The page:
Thursday, December 13, 2018
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Mixed bag at AAD 2014

This year’s edition of Africa Aerospace and Defence (AAD) was move varied in terms of participation, with South African exhibitors appearing to outshine their foreign counterparts.

Compared to AAD 2012, 2014 was noticeably lighter regarding foreign exhibitors’ physical presence. All the big players (Boeing, Lockheed Martin, Airbus etc.) attended the September 17-21 exhibition at Air Force Base Waterkloof, but there were no aircraft or vehicles brought out specifically for the show as there was in 2012 and previous editions, and there were generally more models on display than real items of equipment. For example, in 2012 Saab flew their 340 MSA to Pretoria for AAD and Alenia their C-27J Spartan but this year they were only there on paper.

This trend was also evident during the air show days over the weekend, which were spectacular nevertheless, especially with the newly formed Hawk aerobatic display team. Some of the highlights included Mango and Kulula flypasts, Gripen, Vampire and Cheetah fast jets, an anti-poaching demonstration, mini-war and amazing helicopter displays by Dennis Kenyon. However, some show-goers were disappointed by the lack of foreign military aircraft flying – in 2012 the C-27J and Zimbabwe Air Force K-8 put on impressive displays for the crowds. This year the US Air Force brought military aircraft (C-17, C-130J) but these remained on static display.

It seems the main reason for the somewhat lacklustre foreign presence is the malnourished local defence market and the long wait for orders from the South African National Defence Force (SANDF). On paper, South Africa is acquiring tens of billions of rands worth of new military equipment in various projects such as Biro (offshore/inshore patrol vessels), Metsi/Kiepie (maritime patrol/light transport aircraft), Hotel (hydrographic vessel), Sepula and Vistula (armoured vehicles and trucks). Many of these projects, particularly Biro and Saucepan (as the maritime surveillance project was called), attracted many foreign companies to AAD 2012. However, South African National Defence Force programmes appear to take a long time to reach fruition – the decade taken by the Badger infantry fighting vehicle is one example.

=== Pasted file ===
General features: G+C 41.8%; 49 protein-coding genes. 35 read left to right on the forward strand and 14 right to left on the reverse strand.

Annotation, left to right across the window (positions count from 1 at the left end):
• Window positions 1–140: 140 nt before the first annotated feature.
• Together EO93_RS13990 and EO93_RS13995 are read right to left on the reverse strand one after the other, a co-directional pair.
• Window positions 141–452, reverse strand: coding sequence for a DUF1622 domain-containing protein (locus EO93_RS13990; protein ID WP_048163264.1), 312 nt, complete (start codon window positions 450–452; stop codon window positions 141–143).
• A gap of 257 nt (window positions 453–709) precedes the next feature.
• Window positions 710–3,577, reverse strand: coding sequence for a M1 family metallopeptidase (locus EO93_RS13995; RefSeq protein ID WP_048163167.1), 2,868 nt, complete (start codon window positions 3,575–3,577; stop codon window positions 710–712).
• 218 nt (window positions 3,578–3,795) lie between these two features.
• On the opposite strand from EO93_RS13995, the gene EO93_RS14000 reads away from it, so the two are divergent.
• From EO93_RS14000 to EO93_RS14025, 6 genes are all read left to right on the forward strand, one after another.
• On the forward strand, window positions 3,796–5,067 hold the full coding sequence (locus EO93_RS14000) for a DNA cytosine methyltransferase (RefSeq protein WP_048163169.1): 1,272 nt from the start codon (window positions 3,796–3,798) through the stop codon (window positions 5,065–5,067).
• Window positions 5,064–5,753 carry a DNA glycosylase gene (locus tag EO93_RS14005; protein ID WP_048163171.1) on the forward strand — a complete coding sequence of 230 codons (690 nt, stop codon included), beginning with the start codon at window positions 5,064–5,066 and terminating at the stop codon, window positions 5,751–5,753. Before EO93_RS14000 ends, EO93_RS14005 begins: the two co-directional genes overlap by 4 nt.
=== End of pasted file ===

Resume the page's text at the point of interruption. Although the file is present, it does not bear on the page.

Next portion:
Overall the international presence at this year’s exhibition was somewhat light, but nevertheless, even with an extra hangar, exhibition space at AAD 2014 was sold out, with 40 companies being turned away due to a lack of space.

South African aerospace, maritime, vehicle and defence companies stole most of the limelight at AAD 2014. Paramount, as usual, outdid itself, launching new unmanned aerial vehicles, signing a cooperation agreement with Boeing and formalising their recent acquisitions of Aerosud Aerospace Systems and Veecraft Marine. Their nine metre high Parabot was a major crowd pleaser, probably being the most photographed item at AFB Waterkloof. Another highlight was the exhibition debut of the AHRLAC, which flew into the base during the opening ceremony on 17 September.

Not to be outdone, Denel had a strong presence as well, launching a new light turret, unveiling the design for a new regional aircraft (SARA), announcing the establishment of an aviation training centre and displaying its wide range of equipment on offer, from the new Seeker 400 to the Marlin missile.

Other South African companies were eager to show off their new products and services, such as Wagtail Aviation with its new autogyros, S-Plane with its UAV control systems, Megaray with upgraded spotlights, Safomar with a variety of helicopters, the CSIR with a new airborne testing pod, Tellumat with UAV control units, Rippel Effect with its new less lethal grenade launcher etc.

A fair number of new landward defence products were unveiled at AAD 2014, such as the BAE Systems Land Systems South Africa RG21 protected vehicle, DCD Protected Mobility Oribi utility truck and Testudo unmanned ground vehicle, Windhoeker Maschinenfabrik Werewolf Mk III armoured personnel carrier and B-Cat’s unmanned ground vehicle. Osprea Logistics displayed two versions of its Mamba Mk 5 while LMT had its new Phoenix and Trojan armoured vehicles on display.

When opening AAD 2014, defence minister Nosiviwe Mapisa-Nqakula said she anticipated nearly 50 000 trade visitors to attend the exhibition. However, most exhibitors who spoke to defenceWeb agreed that this year was quieter in terms of numbers, but many said they were impressed by the quality of foreign military delegations attending the show. At the time of publication, no final attendance figures had been released by the South African Aerospace Maritime and Defence (AMD) industry association, which was tasked with organising AAD 2014.

AMD came under fire for some aspects of poor organisation, such as delays in approving accreditation, an almost empty media centre. Some exhibitors were placed in the half-empty media centre hangar, which meant that almost no-one passed through – one exhibitor in the hangar told defenceWeb that only four people came to his stand on day one of the show. In comparison, thousands walked through the Denel and Paramount hangar every day.

Overall, AAD again reinforced the fact that the local defence market is a tough place to do business in, with the SANDF struggling to find the funding it needs to replace ageing equipment. Although the Defence Review offers much hope, it is taking a long time to be approved. Previously the 2012 Defence Review, it has been renamed the 2014 Defence Review to reflect the long road to fruition. Faced with the slowly turning wheels of government and limited budgets at home, AAD again reflected how local companies are courting foreign clients and being forced to turn outside South Africa’s borders for survival.

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